Yorktown Heights, N.Y. - 02 Dec 1998: . . . IBM today announced that a key product for enabling secure e-business transactions earned the highest certification for commercial security ever awarded by the U.S. government. The product, an IBM cryptographic coprocessor, is the first product to ever achieve this level of certification, known as the Federal Information Processing Standard (FIPS) 140-1 Level 4.
The IBM 4758 PCI Cryptographic Coprocessor provides a tamper-sensing and tamper-responding environment in which to run sensitive applications. Upon detection of physical attack, including penetration, radiation, voltage, excessive cold or heat, the device is "zeroized'' and the sensitive information erased.
"The type of data that the IBM 4758 protects is often worth millions of dollars or is even priceless to our customers,'' explained Jeff Jaffe, general manager for IBM eNetwork Software and Security. ``The highest level of security is absolutely imperative for these sensitive processes.''
The coprocessor, a programmable PCI card, offloads computationally-intensive cryptographic processes from the hosting server, and performs sensitive tasks unsuitable for less secure general-purpose computers. The device contains hardware accelerators for cryptographic operations, and the accompanying software has strong security features, yet is still fully programmable. It runs on a range of IBM and non-IBM platforms, including IBM's RS/6000 and Netfinity servers. Supporting software is available for IBM's AIX and OS/2 operating systems, as well as Windows NT.
The FIPS 140-1 standard is used to qualify cryptographic module security so users can determine that a product meets their requirements. FIPS certification is recognized and supported by both the U.S. National Institute of Standards and Technology (NIST) and the Canadian Communications Security Establishment (CSE). To date, no other product from any company has achieved an overall Level 4 validation. At Level 4, an independent laboratory is permitted to attempt virtually any physical attack on the product and must also verify a formal mathematical analysis of the software. Only a few devices have received even an overall rating of Level 3, in which the attack scenarios are limited, and the software is not formally analyzed.
"We've developed a fast, flexible, incredibly secure means to process data, keys and algorithms -- a crucial part of any e-business, with applications in banking, finance, insurance, communications, entertainment, and other areas,'' said Elaine Palmer, who led the 4758 development and validation team. ``This device can be used in a variety of ways -- to serve as an electronic checkbook for large corporations; to encrypt or digitally sign financial transactions; to generate timestamps and digital signatures on bids for government contracts; or to protect software and data in electronic metering devices. Entertainment companies currently use it to encrypt and decrypt digital masters of their programs, as well.''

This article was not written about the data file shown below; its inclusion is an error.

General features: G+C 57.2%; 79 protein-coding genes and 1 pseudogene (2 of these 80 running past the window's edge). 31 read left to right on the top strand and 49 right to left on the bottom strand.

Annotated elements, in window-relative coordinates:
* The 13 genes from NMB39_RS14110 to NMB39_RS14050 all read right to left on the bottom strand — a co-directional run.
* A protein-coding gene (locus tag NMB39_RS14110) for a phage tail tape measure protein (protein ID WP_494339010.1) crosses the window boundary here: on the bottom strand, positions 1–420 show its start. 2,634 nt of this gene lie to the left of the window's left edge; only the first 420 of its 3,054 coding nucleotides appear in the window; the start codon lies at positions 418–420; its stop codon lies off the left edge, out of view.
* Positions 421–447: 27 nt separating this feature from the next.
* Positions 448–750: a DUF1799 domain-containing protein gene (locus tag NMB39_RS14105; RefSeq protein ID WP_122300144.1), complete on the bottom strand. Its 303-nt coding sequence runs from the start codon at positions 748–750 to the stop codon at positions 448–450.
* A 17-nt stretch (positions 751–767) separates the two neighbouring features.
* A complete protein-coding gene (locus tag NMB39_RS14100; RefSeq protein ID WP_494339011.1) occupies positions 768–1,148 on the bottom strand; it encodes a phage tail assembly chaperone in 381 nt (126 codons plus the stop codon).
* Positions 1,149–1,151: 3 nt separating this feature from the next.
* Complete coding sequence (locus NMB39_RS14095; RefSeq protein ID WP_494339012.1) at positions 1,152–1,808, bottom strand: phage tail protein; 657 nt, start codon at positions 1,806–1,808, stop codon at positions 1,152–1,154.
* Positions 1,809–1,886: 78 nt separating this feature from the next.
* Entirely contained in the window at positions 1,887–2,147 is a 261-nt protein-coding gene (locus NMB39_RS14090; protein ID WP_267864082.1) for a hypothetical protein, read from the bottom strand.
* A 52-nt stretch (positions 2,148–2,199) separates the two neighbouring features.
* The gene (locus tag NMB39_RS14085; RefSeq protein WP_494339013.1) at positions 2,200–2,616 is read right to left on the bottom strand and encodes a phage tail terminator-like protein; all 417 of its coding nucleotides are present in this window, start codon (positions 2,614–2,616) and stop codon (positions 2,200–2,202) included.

The IBM 4758 Cryptographic Coprocessor was thoroughly evaluated by InfoGard Laboratories, a government-accredited independent laboratory in San Luis Obispo, CA. FIPS 140-1 evaluation consists of a rigorous battery of tests in 11 different areas of security. In receiving a Level 4 validation, the IBM 4758 hardware and its security configuration software received the highest possible rating in each and every one of the 11 areas.
The IBM 4758 performs numerically intensive cryptographic operations, with hardware accelerators for Data Encryption Standard (DES) and public key algorithms. The hardware, a Type-3 PCI card, also contains a 486-compatible microprocessor, a hardware random number generator, a time-of-day clock, battery backed memory, flash and volatile memory, all within a tamper-detecting and tamper-responding enclosure.
IBM creates, develops and manufactures the industry's most advanced information technologies, including computer systems, software, networking systems, storage devices and microelectronics. With headquarters in Armonk, New York, IBM maintains operations in more than 160 countries.
See www.ibm.com/security/cryptocards for more information.
For information about the FIPS 140-1 security requirements, see: http://csrc.nist.gov/cryptval/#140-1
For a list of all FIPS 140-1 validated modules, see: http://csrc.nist.gov/cryptval/140-1/1401val.htm
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